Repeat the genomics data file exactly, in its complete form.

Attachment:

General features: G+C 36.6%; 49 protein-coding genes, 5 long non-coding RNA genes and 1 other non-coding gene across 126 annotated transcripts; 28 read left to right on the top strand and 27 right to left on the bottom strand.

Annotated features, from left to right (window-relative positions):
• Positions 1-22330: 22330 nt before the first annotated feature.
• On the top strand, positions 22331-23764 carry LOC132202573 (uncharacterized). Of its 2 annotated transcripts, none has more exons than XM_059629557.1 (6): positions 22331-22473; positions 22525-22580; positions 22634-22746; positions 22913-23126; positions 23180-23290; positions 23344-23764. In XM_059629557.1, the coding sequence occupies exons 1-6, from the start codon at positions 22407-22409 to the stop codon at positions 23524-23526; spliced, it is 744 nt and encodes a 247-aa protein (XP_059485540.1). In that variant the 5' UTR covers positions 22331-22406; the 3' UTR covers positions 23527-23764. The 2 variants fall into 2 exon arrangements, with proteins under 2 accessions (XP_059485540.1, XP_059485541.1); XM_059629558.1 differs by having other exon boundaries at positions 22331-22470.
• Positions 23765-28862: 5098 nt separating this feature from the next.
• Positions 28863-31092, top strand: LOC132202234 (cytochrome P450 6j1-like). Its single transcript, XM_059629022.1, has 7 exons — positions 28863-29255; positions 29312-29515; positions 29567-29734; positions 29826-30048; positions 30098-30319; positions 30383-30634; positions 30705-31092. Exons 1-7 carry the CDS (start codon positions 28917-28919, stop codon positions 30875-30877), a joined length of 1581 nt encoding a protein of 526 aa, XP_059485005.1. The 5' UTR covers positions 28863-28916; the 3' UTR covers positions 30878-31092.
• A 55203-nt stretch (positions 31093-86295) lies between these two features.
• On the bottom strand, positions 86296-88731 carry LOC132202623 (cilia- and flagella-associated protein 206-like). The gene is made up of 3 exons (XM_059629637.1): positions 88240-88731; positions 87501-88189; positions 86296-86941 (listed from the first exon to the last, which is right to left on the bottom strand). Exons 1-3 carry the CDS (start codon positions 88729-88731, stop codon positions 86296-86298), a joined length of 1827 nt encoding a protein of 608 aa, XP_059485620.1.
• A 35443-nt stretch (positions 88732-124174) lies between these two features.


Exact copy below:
General features: G+C 36.6%; 49 protein-coding genes, 5 long non-coding RNA genes and 1 other non-coding gene across 126 annotated transcripts; 28 read left to right on the top strand and 27 right to left on the bottom strand.

Annotated features, from left to right (window-relative positions):
• Positions 1-22330: 22330 nt before the first annotated feature.
• On the top strand, positions 22331-23764 carry LOC132202573 (uncharacterized). Of its 2 annotated transcripts, none has more exons than XM_059629557.1 (6): positions 22331-22473; positions 22525-22580; positions 22634-22746; positions 22913-23126; positions 23180-23290; positions 23344-23764. In XM_059629557.1, the coding sequence occupies exons 1-6, from the start codon at positions 22407-22409 to the stop codon at positions 23524-23526; spliced, it is 744 nt and encodes a 247-aa protein (XP_059485540.1). In that variant the 5' UTR covers positions 22331-22406; the 3' UTR covers positions 23527-23764. The 2 variants fall into 2 exon arrangements, with proteins under 2 accessions (XP_059485540.1, XP_059485541.1); XM_059629558.1 differs by having other exon boundaries at positions 22331-22470.
• Positions 23765-28862: 5098 nt separating this feature from the next.
• Positions 28863-31092, top strand: LOC132202234 (cytochrome P450 6j1-like). Its single transcript, XM_059629022.1, has 7 exons — positions 28863-29255; positions 29312-29515; positions 29567-29734; positions 29826-30048; positions 30098-30319; positions 30383-30634; positions 30705-31092. Exons 1-7 carry the CDS (start codon positions 28917-28919, stop codon positions 30875-30877), a joined length of 1581 nt encoding a protein of 526 aa, XP_059485005.1. The 5' UTR covers positions 28863-28916; the 3' UTR covers positions 30878-31092.
• A 55203-nt stretch (positions 31093-86295) lies between these two features.
• On the bottom strand, positions 86296-88731 carry LOC132202623 (cilia- and flagella-associated protein 206-like). The gene is made up of 3 exons (XM_059629637.1): positions 88240-88731; positions 87501-88189; positions 86296-86941 (listed from the first exon to the last, which is right to left on the bottom strand). Exons 1-3 carry the CDS (start codon positions 88729-88731, stop codon positions 86296-86298), a joined length of 1827 nt encoding a protein of 608 aa, XP_059485620.1.
• A 35443-nt stretch (positions 88732-124174) lies between these two features.